Minnesota Probate Series, Part 2: What Is Probate?

A Minnesota Probate Attorney Explains What It Means To Open A Probate

If a loved one dies, you quickly learn your ability to handle the decedent’s assets is limited. Financial institutions will tell you to give them “letters” proving your authority to act. You obtain that authority by filing a petition with the Probate Court. The court will appoint you as the Personal Representative.

When filing the petition, you will also file a certified copy of the death certificate. You will also file a copy of the Will, if any, with the petition. The Will names the person to act as Personal Representative.

In some cases, the Personal Representative may need to post a bond to protect Beneficiaries against potential errors. In Minnesota, this is required if there are charitable beneficiaries or an insolvent estate. However, a Will may waive such a bond.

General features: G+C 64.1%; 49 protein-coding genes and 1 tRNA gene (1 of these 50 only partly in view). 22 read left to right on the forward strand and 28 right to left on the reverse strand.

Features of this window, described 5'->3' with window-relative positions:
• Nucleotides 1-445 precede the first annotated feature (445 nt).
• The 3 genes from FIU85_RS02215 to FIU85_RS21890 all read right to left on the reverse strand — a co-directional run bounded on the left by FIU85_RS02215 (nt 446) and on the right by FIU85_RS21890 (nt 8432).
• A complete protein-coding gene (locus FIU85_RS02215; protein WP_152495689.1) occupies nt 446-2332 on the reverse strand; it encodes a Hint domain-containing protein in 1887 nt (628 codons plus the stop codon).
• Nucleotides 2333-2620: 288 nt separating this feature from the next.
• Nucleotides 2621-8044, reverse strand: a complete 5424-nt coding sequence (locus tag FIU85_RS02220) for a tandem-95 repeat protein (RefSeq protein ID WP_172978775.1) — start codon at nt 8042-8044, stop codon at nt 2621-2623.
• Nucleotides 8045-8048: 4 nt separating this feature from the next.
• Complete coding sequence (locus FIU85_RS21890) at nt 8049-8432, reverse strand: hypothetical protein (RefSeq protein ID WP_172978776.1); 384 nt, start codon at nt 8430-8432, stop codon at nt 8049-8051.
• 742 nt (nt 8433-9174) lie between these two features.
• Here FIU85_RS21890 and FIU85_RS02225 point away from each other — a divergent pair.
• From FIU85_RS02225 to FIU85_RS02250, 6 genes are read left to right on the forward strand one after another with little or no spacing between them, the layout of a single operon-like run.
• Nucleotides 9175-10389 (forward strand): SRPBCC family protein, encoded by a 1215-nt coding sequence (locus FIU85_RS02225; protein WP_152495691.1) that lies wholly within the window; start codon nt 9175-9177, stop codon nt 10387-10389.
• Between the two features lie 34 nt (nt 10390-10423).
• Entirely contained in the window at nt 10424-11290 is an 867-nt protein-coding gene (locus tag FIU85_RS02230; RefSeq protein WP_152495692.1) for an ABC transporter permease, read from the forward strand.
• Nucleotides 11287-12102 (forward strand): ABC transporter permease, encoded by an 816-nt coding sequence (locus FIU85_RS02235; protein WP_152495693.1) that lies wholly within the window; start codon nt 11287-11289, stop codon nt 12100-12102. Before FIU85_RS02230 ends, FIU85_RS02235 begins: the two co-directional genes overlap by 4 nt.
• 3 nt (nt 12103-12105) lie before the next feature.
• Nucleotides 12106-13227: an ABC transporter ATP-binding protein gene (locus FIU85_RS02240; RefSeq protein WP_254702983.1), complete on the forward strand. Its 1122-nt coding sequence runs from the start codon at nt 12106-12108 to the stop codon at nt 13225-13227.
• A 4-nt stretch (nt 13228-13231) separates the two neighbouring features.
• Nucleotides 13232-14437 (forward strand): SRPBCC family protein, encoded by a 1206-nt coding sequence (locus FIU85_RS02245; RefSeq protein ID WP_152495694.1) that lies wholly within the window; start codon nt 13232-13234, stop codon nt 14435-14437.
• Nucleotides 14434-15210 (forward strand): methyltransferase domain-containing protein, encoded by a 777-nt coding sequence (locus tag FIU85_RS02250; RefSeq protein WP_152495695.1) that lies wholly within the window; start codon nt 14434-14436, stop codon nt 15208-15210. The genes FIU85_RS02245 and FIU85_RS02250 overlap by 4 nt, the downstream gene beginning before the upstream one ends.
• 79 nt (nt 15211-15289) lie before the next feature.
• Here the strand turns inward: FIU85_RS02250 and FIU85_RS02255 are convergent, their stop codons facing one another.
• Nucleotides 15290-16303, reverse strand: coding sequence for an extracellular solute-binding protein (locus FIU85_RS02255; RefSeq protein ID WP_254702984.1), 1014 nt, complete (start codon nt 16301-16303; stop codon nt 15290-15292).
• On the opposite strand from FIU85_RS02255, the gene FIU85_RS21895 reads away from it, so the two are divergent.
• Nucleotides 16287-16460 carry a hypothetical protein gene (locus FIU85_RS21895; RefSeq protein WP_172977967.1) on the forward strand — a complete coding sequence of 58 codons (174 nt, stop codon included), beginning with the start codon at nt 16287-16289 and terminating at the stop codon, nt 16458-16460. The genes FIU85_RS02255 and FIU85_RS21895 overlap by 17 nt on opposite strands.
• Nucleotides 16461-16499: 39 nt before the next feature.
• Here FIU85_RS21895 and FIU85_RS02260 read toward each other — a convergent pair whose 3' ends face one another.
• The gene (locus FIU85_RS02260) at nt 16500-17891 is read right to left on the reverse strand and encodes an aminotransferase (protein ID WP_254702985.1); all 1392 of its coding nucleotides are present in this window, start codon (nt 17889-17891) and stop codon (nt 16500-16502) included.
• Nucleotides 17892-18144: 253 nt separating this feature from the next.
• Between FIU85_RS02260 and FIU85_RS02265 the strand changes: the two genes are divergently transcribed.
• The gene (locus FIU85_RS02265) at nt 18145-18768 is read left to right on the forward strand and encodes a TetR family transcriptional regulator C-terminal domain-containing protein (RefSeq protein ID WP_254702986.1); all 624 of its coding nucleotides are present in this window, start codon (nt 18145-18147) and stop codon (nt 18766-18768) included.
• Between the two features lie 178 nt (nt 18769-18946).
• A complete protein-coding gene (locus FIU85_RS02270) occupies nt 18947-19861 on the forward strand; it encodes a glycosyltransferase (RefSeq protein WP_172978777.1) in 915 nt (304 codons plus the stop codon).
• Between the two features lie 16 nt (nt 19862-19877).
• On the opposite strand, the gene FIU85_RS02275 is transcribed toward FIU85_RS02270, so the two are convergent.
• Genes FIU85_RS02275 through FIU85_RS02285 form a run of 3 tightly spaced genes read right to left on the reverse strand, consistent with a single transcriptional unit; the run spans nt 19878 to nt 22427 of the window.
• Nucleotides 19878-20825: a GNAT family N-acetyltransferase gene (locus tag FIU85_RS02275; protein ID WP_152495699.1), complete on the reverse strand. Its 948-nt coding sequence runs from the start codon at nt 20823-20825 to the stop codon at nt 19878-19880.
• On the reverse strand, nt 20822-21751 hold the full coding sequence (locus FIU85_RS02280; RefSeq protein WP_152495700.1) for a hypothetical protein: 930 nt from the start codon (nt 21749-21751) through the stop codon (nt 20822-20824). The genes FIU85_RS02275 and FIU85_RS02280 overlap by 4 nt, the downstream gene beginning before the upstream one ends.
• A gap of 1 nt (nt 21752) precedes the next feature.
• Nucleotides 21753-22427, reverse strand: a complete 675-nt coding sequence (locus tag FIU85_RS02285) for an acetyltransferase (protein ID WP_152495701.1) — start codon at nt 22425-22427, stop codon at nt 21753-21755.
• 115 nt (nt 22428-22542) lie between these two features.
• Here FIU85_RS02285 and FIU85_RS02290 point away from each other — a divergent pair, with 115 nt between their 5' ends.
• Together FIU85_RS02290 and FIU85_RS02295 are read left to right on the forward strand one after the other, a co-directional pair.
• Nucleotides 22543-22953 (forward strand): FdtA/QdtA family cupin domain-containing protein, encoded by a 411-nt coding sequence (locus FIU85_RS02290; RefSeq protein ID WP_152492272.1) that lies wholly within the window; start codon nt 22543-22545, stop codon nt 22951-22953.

I previously posted a series on the role of the Personal Representative, so will avoid going into detail. As the Personal Representative, your main duties are to:

  • Collect, inventory, and appraise assets;
  •  Pay the valid, non-exempt, debts of the deceased;
  •  Protect estate assets;
  •  Distribute the assets per the terms of the Will or state law;
  • Provide an accounting to the court and beneficiaries.

The above process is not all inclusive. Every deceased person’s estate is different. Minnesota law dictates how and when you may pay debts or distribute assets. You should always contact a Minnesota probate attorney to work with you in handling an estate.

Minnesota Probate Attorney

For more information about how to handle a probate, please contact me now.